The "revised recovery plan"[4] by the US Fish and Wildlife Service seeks to remove nonnative fish from the environment, protect habitat for the current populations of Paiute trout, both within the historical range of the Silver King Creek watershed and the other streams in the region, such as North Fork Cottonwood Creek, and lastly, to study the Paiute trout to better understand the population trends.[4]:p13

The main distinguishing characteristic is the lack of spots on the body. The closely related Lahontan cutthroat trout has between 50 and 100 spots whereas the Paiute may have up to nine, but rarely more than five.[4]:p6

The Paiute trout require a habitat of clean, well-oxygenated, moving water with gravel bottoms and quiet pools near riparian zones. They reach maturity in 2 years, spawn during June and July with eggs hatching in 6–8 weeks and the fry emerging from the gravel in 2–3 weeks. The rate of growth depends on water temperature and food access, with the Silver King Creek Paiute having been measured at 13.5 inches. Predators include the water shrew and the dipper, a bird that can go underwater to feed. Humans impact the Paiute trout as the fish show a lack of wariness to anglers, possibly because of the high elevation environment and lack of predators. Serious population declines have occurred from moderate to light fishing of the trout.[4]:p22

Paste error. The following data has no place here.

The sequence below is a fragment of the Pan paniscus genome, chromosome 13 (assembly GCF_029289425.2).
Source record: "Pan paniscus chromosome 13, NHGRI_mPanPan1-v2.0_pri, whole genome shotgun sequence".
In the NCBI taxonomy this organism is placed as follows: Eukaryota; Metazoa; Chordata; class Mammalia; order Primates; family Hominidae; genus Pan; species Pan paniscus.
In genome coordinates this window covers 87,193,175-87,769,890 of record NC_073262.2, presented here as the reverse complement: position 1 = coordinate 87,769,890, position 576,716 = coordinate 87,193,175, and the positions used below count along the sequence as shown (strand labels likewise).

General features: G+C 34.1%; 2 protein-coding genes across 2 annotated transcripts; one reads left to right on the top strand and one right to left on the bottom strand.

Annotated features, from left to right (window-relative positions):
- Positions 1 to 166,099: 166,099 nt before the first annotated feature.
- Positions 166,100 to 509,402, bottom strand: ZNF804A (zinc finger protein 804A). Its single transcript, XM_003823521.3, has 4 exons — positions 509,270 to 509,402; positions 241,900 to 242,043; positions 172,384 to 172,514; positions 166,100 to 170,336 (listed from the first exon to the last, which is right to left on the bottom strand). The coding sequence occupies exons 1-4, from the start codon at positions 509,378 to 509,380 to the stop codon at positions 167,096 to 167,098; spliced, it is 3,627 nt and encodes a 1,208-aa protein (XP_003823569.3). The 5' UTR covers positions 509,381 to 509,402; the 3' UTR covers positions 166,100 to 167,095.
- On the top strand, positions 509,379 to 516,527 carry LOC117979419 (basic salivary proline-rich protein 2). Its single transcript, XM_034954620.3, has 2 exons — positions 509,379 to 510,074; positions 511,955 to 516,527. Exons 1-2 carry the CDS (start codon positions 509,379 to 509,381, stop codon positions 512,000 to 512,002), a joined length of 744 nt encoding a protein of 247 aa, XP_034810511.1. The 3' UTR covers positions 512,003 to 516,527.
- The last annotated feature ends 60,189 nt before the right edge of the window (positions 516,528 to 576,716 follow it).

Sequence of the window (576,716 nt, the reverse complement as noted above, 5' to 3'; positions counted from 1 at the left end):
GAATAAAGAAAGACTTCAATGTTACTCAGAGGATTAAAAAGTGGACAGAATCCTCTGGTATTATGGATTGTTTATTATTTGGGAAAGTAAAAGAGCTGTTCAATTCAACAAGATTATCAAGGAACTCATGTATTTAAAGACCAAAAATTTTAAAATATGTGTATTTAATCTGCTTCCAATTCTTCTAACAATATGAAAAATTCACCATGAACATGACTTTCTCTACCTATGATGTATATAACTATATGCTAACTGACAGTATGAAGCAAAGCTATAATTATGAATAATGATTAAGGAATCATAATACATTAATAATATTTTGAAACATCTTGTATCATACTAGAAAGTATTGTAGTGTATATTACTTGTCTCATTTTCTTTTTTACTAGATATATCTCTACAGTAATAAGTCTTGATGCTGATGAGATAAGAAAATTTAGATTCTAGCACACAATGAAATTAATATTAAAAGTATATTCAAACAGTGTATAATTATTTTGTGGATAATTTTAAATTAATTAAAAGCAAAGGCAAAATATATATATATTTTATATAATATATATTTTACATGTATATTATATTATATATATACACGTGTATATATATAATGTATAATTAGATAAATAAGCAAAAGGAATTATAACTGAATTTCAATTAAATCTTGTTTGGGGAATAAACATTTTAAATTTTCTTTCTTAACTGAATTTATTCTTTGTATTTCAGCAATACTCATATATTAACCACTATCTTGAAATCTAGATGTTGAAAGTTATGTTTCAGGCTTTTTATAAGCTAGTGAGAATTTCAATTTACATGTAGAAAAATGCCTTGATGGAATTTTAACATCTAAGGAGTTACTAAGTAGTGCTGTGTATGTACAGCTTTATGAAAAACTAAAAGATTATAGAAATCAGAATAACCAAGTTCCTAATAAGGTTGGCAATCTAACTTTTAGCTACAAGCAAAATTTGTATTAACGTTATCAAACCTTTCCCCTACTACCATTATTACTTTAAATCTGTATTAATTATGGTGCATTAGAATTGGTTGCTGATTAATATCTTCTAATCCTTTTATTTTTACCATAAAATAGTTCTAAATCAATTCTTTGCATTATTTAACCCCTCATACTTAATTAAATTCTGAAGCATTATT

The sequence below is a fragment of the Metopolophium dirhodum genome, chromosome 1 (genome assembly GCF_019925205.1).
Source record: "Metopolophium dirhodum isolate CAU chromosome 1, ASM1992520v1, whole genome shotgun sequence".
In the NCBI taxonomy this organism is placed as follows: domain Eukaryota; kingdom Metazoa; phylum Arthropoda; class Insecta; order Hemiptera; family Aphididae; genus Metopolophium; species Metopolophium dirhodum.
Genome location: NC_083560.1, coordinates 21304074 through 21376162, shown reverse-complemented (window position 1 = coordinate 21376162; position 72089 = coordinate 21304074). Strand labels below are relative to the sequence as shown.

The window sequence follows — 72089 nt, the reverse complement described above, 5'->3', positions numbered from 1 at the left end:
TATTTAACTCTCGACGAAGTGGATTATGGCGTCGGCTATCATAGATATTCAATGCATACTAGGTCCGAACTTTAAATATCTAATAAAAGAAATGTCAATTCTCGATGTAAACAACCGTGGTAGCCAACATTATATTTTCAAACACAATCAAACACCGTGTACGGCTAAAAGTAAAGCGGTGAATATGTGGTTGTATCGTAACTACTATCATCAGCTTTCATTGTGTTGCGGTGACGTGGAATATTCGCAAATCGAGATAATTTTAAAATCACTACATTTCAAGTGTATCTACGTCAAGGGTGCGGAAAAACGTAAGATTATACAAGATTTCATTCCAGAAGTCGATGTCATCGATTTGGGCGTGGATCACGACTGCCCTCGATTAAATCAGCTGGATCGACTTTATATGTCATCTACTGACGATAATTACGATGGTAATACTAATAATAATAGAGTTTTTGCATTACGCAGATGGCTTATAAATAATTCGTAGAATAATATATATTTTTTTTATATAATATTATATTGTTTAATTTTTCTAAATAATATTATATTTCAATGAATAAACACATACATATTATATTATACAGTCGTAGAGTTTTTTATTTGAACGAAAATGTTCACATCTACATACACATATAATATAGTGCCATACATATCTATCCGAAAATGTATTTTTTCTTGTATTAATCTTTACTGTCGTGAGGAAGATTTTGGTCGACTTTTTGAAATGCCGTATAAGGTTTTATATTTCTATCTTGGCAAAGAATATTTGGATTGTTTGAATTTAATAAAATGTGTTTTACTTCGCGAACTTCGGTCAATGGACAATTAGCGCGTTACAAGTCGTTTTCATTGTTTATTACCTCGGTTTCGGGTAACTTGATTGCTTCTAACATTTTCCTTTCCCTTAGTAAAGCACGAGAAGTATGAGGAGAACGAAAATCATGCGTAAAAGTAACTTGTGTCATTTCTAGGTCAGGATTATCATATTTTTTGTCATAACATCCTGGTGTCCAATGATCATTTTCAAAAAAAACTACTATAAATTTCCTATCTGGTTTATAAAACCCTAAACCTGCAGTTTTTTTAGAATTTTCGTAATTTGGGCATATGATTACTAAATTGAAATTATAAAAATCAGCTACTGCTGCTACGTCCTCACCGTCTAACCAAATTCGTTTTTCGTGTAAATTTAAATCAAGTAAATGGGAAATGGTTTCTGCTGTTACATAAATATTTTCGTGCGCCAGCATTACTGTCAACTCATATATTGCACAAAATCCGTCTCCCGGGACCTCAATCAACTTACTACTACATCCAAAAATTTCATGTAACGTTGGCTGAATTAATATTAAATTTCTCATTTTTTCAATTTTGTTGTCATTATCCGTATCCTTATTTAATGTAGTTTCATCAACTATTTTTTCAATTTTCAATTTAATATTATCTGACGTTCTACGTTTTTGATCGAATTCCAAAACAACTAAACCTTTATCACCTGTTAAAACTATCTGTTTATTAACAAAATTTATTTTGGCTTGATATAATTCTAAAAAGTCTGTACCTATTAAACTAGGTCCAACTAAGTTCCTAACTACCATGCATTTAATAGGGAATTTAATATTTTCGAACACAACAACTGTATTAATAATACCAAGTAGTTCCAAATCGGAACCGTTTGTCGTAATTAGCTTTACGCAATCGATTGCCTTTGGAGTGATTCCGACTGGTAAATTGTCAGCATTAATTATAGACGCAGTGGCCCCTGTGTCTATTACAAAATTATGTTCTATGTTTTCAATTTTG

Also in the Silver King Creek watershed are the Sierra Nevada yellow-legged frog, mountain yellow-legged frog and the Yosemite toad.[4]:pp17–19


A permit is required from May to October for overnight visits into the wilderness but can be used to visit more than one wilderness area in a single trip. There is a limit of 15 people and 25 stock in the wilderness. Leave No Trace methods of wilderness travel are highly encouraged by the US Forest Service.


  1. ^ Text of Act (appendix p. 1)
  2. ^ Akinson, p.142
  3. ^ Akinson, p.146
  4. ^ a b c d e f "Revised Recovery Plan for the Paiute cutthroat trout (Oncorhynchus clarki seleniris)" (PDF). Portland, Oregon: US Fish and Wildlife Service. 2004. Retrieved 2019-03-03.


  • Adkinson, Ron Wild Northern California. The Globe Pequot Press, 2001
  • USGS

External links

California Wilderness Act of 1984

The California Wilderness Act of 1984 is a federal law (Public Law 98-425), passed by the United States Congress on September 28, 1984, that authorized the addition of over 3 million acres (12,000 km2) within the state of California to the National Wilderness Preservation System.

Carson Ranger District

Carson Ranger District of the Humboldt-Toiyabe National Forest is 368,600 acres (149,200 ha) in size. Roughly half of the district is in western Nevada, and half in eastern California.

Carson River